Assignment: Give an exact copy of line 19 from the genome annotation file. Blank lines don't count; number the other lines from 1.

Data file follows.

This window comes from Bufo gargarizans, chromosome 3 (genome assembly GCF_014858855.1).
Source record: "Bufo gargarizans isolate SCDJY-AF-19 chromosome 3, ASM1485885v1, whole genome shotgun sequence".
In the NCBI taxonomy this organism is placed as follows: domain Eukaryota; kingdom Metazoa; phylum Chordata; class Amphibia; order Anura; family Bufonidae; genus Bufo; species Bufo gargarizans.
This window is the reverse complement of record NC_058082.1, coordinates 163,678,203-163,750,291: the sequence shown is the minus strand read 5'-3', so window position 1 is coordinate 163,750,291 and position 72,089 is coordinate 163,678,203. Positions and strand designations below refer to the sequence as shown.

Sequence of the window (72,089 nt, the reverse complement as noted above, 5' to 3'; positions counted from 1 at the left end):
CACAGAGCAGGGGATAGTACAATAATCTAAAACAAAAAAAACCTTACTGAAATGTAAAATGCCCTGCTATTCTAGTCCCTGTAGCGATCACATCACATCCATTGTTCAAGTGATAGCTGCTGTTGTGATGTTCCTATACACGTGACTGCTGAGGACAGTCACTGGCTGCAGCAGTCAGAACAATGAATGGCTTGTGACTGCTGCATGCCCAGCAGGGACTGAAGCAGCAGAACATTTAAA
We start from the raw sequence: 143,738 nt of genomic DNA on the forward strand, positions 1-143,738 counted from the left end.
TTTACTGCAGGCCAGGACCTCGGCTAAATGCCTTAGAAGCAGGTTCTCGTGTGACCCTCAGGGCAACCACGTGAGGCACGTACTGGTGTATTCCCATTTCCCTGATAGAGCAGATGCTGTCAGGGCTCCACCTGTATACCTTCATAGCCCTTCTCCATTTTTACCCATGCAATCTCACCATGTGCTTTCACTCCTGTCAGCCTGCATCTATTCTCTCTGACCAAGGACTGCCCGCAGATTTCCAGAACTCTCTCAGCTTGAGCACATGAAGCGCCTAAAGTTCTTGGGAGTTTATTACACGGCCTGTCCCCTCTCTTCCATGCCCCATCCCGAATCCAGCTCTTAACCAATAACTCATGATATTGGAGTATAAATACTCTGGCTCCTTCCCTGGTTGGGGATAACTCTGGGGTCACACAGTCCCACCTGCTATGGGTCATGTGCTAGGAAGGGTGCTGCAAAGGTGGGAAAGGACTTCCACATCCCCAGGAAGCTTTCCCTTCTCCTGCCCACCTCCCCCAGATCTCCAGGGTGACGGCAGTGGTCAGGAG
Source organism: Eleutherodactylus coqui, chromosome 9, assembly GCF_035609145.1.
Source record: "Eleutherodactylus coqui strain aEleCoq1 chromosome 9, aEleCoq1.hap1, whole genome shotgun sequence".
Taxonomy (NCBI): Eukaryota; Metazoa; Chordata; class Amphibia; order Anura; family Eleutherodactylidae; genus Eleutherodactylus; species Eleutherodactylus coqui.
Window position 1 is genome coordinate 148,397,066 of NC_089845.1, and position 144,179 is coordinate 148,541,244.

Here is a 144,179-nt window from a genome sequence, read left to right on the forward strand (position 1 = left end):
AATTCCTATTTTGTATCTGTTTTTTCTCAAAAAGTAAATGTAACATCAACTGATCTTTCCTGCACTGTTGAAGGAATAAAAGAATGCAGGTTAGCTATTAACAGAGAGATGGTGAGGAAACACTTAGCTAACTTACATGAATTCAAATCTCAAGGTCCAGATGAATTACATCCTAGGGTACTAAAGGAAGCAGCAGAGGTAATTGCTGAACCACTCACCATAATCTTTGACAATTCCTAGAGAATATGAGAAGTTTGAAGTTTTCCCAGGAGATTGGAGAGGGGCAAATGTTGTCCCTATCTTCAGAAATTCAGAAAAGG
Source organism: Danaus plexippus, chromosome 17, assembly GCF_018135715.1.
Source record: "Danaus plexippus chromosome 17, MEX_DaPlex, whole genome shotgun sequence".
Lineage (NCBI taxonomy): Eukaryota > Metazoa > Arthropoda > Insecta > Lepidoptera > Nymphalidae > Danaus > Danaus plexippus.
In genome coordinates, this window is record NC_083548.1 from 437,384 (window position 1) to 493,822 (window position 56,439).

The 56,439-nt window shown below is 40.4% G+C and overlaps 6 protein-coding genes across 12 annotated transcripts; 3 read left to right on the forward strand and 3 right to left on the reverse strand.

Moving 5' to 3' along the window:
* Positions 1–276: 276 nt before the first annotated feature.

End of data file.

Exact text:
The 56,439-nt window shown below is 40.4% G+C and overlaps 6 protein-coding genes across 12 annotated transcripts; 3 read left to right on the forward strand and 3 right to left on the reverse strand.